All about rent deposits

home-589068_960_720Renting is a great way to put a roof over your head without too much cash. However, landlords have usually been portrayed as terrifying figures in most movies and shows. The reality is that you can come across reasonable landlords just as easily as you can come across difficult ones. The best way to arrange matters before you get too personal in each other’s space (literally), is to solve the rent deposit (which is also obligatory by law in some places).

The landlord will often ask for more than one month’s rent when you just move in. This is usually just the security deposit, a deal sealed in cash that you won’t wreck the place up. So what does this rent deposit usually cover?

Any potential damage made to the property during your stay there will be covered with your rent deposit (unless, heavens forbid, it gets too expensive to cover). The landlord is not given this money for their own keeping. This is the renter providing the landlord with the funds to repair any damage that might occur during their stay. Should there be no damage made – the renter is entitled to the entire sum back, at the end of their stay. The rent deposit is mutually agreed between the two, though there are some locally conditioned expectations in every city. The manner of payment has changed, however – should it work for both parties, a rent deposit can be paid online, making it easier to keep the money secure should a need to spend it occur.

There are other kinds of deposits as well. A pet deposit is rarely refundable. It is a fee the landlord might want up front should you be bringing a pet with you. This does not cover damages the pet might make to the property. Fees like this are not actual deposits (defined by their refundable nature), but payments made directly to the landlord. Like a more expensive first monthly rent. In some places the law regulates these fees, in others it’s a wild west scenario.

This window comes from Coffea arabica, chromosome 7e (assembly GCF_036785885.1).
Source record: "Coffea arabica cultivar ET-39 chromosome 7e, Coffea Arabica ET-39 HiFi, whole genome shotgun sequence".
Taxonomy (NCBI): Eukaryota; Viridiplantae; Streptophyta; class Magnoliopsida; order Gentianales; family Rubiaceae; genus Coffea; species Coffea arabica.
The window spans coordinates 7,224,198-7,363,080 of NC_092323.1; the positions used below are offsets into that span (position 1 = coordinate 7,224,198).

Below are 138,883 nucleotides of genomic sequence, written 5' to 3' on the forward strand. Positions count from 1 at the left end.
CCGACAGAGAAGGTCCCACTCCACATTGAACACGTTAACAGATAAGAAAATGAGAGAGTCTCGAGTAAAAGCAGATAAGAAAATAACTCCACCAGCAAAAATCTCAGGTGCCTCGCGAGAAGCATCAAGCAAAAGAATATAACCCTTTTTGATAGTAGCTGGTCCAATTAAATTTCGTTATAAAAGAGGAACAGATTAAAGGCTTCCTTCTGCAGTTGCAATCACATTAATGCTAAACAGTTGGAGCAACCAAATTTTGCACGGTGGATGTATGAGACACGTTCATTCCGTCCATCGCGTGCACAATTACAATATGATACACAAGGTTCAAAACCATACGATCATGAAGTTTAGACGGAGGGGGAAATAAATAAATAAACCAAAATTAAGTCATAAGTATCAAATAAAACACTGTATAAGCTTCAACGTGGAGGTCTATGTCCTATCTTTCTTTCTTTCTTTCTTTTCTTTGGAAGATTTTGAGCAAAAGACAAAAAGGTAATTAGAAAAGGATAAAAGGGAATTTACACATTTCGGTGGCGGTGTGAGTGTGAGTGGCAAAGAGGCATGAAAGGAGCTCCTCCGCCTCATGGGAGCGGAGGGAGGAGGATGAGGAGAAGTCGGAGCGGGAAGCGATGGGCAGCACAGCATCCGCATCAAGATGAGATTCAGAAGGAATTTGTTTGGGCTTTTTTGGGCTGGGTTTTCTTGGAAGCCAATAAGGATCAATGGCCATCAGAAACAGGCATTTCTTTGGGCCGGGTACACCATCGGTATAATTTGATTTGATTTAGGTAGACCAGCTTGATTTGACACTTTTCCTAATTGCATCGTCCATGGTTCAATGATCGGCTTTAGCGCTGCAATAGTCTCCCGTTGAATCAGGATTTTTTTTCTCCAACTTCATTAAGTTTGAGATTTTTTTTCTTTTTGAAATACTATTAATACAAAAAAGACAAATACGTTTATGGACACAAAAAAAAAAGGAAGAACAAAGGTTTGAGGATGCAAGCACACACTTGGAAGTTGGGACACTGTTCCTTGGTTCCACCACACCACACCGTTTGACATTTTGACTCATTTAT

It is difficult to abuse a rent deposit. Renters are entitled to the entire amount of money back when they leave the premises, or if there have been some repairs, they are entitled to any money still remaining (so hang on to your bills). Landlords cannot accept a rent deposit as a monthly rent, so don’t even try it. Find a place you know you’ll always be able to afford (ideally, a third of your salary should go to housing – rent and bills, and no more).

When a renter leaves the premises, it is a common practice to take photos of the whole place, which can then be matched to the same photos taken back when you first moved in. This is to prove that no damages have been made, and that the rent deposit should be returned in its entirety. Otherwise, it’s a record of any repairs the landlord will have to cash out on, and they will use the deposit to do so. If there is more damage than the money can cover, the landlord has the right to bill their tenant, and ultimately sue them.

Whatever you do, before you rent, look up a renter’s legal obligations, as well as a landlord’s legal obligations. Most renting practices never made it into an actual law, which makes a lot of room for misdemeanors and petty thefts. Know your rights, whether you are a renter or a landlord, and know how to get help if you feel the other side is making your arrangement difficult. Renters, a final word of warning – if you have more than one deposit to pay when you move in, be wary of fees purposefully mislabeled as “deposits”.